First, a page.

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From Charnel Rose

January 4, 2018

“Perhaps I came alone on a snow-white horse
Riding alone from the deep-starred night.
Perhaps I came on a ship whose sails were music
Sailing from moon or sun on a river of light.”
He lights his pipe with a streaked and pointed flame–
“Yet there were many autumns before I came
And many springs and more will come long after
There is no horn for me or song of laughter.”

–Conrad Aiken 1918

COMMENTARY: When Conrad Aiken was 11 years old, he was upstairs in his room when he heard two gunshots. He came downstairs where he found both of his parents dead. His father had shot his mother and then himself. It would be the trauma that would define the rest of his life. Though he would go on to have a comfortable upbringing at the hands of wealthy relatives, a good education, a successful career, his later prosperity and success would be tainted, just under the surface of his happiness, by the memory of what he’d witnessed as a child. In much of his writing this theme–delight poisoned by darkness– appears as a contrast of opposites: over here, a rich luxuriance and, over there, just behind it, a darkness that seems to threaten it.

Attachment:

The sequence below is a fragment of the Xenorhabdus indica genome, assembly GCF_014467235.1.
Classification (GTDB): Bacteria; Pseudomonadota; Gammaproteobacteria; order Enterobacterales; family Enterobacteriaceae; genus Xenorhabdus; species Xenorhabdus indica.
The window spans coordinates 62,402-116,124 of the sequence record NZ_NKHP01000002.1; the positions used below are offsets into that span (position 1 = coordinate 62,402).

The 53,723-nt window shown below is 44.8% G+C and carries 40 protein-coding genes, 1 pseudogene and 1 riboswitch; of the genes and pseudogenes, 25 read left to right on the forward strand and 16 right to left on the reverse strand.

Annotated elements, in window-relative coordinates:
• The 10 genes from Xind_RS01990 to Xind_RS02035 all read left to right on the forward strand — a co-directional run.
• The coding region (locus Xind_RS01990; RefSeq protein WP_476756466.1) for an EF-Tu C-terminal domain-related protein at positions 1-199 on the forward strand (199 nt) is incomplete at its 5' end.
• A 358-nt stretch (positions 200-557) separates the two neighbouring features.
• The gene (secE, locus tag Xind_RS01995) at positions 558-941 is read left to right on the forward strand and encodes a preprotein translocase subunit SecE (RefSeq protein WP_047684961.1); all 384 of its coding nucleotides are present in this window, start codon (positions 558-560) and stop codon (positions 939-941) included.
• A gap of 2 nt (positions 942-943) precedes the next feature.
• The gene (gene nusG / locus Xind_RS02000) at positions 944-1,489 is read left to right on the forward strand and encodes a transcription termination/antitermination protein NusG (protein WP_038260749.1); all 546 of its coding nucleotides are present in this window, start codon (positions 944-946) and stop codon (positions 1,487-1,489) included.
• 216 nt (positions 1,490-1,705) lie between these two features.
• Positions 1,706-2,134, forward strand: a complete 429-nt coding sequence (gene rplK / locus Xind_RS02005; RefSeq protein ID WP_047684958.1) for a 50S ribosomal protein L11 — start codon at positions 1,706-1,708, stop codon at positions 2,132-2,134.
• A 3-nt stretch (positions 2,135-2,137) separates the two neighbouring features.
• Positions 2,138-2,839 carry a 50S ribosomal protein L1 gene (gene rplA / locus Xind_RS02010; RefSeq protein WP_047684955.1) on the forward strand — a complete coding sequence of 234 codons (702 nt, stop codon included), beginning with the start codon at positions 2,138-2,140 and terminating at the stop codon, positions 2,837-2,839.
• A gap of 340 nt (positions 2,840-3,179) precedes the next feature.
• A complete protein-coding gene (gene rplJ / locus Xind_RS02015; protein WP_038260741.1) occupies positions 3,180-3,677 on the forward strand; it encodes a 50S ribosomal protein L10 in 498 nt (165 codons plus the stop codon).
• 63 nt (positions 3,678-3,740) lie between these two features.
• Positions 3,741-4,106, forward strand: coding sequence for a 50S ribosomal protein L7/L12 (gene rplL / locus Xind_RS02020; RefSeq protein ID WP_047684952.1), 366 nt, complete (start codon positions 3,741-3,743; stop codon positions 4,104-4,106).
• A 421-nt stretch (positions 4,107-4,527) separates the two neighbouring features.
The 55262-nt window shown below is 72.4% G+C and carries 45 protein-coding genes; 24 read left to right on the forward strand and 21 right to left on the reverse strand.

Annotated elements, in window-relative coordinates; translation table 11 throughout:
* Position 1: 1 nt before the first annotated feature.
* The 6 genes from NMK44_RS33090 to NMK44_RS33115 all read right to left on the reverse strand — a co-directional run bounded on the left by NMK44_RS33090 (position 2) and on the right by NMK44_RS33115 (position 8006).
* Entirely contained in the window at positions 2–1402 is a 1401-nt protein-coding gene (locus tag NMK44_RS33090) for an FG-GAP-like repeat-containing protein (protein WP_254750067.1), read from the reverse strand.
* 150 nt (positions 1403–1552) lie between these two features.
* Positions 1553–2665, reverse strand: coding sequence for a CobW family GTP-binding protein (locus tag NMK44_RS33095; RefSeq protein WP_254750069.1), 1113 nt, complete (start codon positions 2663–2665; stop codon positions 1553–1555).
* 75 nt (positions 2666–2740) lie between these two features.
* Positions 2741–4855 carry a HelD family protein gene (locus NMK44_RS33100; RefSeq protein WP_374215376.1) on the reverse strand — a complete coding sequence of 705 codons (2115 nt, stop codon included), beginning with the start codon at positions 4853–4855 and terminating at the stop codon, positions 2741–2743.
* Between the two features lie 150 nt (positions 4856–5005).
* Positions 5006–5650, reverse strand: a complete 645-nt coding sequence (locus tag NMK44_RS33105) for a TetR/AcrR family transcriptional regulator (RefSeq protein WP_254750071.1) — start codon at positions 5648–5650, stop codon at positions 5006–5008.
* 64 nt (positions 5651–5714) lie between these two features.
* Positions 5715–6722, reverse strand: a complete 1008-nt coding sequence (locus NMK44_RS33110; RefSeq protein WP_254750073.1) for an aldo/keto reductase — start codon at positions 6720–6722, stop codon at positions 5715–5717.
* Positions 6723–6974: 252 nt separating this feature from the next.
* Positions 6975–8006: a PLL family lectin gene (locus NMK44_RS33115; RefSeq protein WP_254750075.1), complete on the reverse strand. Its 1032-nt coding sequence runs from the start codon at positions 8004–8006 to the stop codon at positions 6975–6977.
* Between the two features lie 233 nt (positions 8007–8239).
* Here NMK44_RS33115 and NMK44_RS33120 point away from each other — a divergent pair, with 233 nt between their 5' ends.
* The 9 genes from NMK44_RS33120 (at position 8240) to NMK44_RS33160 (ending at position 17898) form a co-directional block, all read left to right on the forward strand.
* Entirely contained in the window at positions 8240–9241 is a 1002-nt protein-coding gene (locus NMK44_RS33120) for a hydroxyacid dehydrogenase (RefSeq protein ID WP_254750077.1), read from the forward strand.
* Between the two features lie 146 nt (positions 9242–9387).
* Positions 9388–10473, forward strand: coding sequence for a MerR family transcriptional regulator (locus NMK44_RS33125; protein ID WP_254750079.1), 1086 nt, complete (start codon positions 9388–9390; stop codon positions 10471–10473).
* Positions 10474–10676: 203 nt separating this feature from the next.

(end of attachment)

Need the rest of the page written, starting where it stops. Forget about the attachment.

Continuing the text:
This quick lyric, the opening of a much longer “symphony” is a fair example of this theme. The title, for instance, “Charnel Rose”–graveyard flower–prefigures the opposition of romance/music/light and melancholy/silence/darkness. The striking images of the stanza–the white horse, the starry sky, the ship of song, the river of light are set floating on melodious, richly-rhymed lines. But, just behind this lavishness is the sharp sputtering of the pipe flame and the speaker’s melancholy complaint about time and death–“no horn for me or song of laughter.” The romance of the stanza, therefore, is contaminated by hint of something dark and melancholy just under the surface, a lonely threat camouflaged by the mellifluousness of the language.

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